What happens in Cape Town, South Africa, when you illegally infill a farmland dam in a sensitive aquifer recharge area with building rubble? The answer is nothing, apparently, or at least so long as you pave it over and make it an illegal bus parking facility. The aerial images above might be characterized as Exhibit “A” in the local and provincial government’s failure to maintain the integrity of Cape Town's Philippi Horticultural Area ("PHA"): land use decisions allowing a charter bus company to operate on zoned farmland in the heart of the PHA.
For years, farmers and residents in the PHA have complained that the government has neglected and undermined the PHA’s role as Cape Town’s breadbasket. Most plainly, various levels of government have taken outright steps that have destabilized the farming integrity of the area, such as approving the conversion of prime agriculture land into master planned suburban developments (covered elsewhere). But a subtler yet arguably more harmful factor is the government’s failure to enforce existing laws and stop illegal uses inconsistent with farming, such as construction dumping and industrial activities, even when violations are obvious.
For example, early last year the Western Cape Province’s Department of Environmental Affairs and Development Planning (DEADP) received a complaint regarding infill of a farm dam located on Portion 13 of Farm 705 in the PHA, shown in the image above. Although DEADP inspected the site and confirmed that general waste was unlawfully disposed on the property, the land owner argued that City’s Department of Water and Sanitation had no objections. Upon follow up, DEADP reversed course and concluded no violation of environmental laws because “the property had been cleaned up and . . . the land which had been infilled was converted from a dam to a bus parking area”. Although the land is zoned as agricultural land (see here), it is registered as owned by “Parkers Bus Service”. Aerial images from Google Earth show up to 14 buses being parked in and around the site, as well as broader non-agricultural development over the past 10-20 years.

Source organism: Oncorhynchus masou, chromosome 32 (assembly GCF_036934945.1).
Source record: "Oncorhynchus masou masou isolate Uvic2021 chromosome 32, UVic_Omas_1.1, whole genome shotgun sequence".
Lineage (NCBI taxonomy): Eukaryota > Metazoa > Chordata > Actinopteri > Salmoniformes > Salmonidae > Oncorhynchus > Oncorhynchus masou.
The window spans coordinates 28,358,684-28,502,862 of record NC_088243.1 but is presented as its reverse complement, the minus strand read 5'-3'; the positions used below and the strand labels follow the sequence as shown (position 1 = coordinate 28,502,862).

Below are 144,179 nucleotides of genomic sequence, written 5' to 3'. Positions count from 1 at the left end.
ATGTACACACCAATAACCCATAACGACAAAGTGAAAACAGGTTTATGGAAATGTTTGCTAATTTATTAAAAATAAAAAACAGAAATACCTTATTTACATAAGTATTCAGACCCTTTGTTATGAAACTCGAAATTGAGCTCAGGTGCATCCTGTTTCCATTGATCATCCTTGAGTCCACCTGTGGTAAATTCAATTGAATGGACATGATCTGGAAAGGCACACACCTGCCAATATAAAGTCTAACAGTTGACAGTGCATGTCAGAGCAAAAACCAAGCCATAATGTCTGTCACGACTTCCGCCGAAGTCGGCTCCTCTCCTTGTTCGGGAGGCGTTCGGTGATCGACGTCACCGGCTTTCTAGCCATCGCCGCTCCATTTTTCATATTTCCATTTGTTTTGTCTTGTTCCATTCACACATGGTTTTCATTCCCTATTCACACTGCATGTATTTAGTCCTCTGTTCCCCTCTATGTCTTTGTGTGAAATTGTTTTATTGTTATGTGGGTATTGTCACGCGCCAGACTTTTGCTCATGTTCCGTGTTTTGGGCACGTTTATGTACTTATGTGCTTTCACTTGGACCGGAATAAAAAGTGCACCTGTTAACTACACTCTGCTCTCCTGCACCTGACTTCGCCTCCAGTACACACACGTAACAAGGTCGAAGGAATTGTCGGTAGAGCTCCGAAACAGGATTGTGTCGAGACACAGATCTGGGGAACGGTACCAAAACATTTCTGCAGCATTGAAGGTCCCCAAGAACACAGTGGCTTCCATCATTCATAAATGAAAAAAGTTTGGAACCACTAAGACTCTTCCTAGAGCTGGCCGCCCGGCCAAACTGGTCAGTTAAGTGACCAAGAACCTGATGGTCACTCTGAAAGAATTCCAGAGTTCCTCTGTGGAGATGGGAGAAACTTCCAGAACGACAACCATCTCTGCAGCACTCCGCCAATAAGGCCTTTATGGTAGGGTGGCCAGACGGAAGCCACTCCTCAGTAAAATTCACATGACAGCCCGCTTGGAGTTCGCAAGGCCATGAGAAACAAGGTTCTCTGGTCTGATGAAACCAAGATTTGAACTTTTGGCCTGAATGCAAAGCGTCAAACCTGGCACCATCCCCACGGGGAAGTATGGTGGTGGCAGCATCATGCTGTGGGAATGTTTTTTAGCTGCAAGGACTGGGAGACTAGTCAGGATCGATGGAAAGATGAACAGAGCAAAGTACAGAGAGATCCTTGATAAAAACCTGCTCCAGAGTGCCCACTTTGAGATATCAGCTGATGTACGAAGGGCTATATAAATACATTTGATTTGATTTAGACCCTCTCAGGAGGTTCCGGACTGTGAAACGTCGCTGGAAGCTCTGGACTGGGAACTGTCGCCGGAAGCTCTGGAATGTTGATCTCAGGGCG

While it is not entirely clear what DEADP’s justification was for not finding a violation, it appears possible that it concluded that the infill was not covered as a “listed activity” under NEMA regulations. However, NEMA includes as a listed activity “infrastructure or structures with a physical footprint of 100 square metres or more where such development occurs . . . within a watercourse.” The term “watercourse” is defined to include “a . . . dam into which, or from which, water flows.” A dam in the middle of the Cape Flats Aquifer recharge zone would seem to fall under this definition, but DEADP did not explain its justification. At a minimum, NEMA’s duty of care principle and DEADP’s mandate require it to more carefully assess impacts such as dam infilling and bus parking lots in a critical aquifer recharge zone.
More broadly, construction of a parking facility in the middle of the PHA raises larger concerns about how various levels of government are failing to properly coordinate in governing and managing the area. The City and Province are in the middle of undertaking a renewed process to update the plans and policies for the PHA area. While both the Province and the City have committed to support farming in the PHA, the view on the ground suggests that enforcement and coordination, not more plans and policies, are necessary.